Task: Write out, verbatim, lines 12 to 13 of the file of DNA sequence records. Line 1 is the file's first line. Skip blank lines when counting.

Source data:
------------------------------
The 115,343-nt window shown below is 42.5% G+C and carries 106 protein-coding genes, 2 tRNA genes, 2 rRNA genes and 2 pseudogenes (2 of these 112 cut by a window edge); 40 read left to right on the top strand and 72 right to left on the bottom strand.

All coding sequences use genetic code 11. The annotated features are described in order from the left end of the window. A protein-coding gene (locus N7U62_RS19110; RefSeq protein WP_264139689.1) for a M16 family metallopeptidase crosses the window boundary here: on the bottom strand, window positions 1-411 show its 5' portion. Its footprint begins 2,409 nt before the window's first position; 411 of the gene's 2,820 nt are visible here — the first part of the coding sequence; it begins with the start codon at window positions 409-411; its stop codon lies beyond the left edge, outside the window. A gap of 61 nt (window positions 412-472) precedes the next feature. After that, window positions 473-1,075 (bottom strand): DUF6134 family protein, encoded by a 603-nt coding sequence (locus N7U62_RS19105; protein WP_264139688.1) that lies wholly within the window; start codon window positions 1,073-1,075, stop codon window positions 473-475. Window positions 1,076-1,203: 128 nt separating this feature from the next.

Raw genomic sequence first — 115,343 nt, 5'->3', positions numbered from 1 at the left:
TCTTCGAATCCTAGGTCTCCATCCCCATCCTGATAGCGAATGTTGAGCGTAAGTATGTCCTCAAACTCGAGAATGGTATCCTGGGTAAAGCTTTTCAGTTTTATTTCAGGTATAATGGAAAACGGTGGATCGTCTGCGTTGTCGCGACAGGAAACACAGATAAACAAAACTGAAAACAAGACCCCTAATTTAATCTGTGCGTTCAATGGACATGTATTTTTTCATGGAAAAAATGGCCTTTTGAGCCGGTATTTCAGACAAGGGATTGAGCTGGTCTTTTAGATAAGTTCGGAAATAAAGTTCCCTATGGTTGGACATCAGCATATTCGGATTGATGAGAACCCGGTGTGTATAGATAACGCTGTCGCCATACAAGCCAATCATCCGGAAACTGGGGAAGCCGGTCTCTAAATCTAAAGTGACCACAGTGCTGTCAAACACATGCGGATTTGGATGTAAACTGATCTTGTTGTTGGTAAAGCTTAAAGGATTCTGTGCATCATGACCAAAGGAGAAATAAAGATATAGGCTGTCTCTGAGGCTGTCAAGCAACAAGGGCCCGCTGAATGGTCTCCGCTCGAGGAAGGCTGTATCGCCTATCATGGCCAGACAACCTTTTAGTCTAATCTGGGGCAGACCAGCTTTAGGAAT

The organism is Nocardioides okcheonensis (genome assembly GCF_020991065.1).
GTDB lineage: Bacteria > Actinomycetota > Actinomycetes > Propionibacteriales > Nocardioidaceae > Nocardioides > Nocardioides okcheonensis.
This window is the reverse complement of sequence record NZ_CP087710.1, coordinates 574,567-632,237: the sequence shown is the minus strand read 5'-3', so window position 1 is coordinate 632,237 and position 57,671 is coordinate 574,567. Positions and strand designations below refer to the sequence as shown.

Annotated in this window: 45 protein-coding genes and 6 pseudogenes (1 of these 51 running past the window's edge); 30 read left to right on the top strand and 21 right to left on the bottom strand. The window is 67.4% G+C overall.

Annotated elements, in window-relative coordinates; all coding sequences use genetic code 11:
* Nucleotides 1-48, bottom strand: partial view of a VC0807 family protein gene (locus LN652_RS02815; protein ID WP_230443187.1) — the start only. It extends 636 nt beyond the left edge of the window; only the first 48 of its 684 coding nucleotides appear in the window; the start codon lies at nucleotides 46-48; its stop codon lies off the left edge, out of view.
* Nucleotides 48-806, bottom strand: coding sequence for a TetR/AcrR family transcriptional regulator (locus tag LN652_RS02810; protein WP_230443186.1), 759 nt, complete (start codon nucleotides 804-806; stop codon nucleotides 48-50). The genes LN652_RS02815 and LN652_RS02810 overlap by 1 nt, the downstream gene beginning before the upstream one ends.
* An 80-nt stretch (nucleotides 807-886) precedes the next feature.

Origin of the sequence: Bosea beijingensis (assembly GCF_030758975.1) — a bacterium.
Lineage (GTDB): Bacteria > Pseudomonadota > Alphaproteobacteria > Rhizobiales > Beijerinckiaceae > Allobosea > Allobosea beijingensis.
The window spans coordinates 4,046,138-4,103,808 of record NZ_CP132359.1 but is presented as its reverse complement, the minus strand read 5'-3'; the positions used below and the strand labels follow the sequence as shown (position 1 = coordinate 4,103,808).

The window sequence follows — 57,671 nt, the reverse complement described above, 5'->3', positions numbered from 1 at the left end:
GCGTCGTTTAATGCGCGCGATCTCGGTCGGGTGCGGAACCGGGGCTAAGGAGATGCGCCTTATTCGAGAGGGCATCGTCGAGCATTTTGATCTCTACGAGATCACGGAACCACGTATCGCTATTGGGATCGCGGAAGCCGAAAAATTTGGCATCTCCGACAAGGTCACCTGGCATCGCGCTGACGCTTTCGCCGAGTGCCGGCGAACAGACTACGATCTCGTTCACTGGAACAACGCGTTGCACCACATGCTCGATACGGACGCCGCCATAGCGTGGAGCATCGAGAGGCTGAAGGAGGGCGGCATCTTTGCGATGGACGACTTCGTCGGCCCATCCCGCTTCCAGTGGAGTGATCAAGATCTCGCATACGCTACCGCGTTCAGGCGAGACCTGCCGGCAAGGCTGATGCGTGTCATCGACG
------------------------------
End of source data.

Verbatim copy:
* An 80-nt stretch (nucleotides 807-886) precedes the next feature.

Origin of the sequence: Bosea beijingensis (assembly GCF_030758975.1) — a bacterium.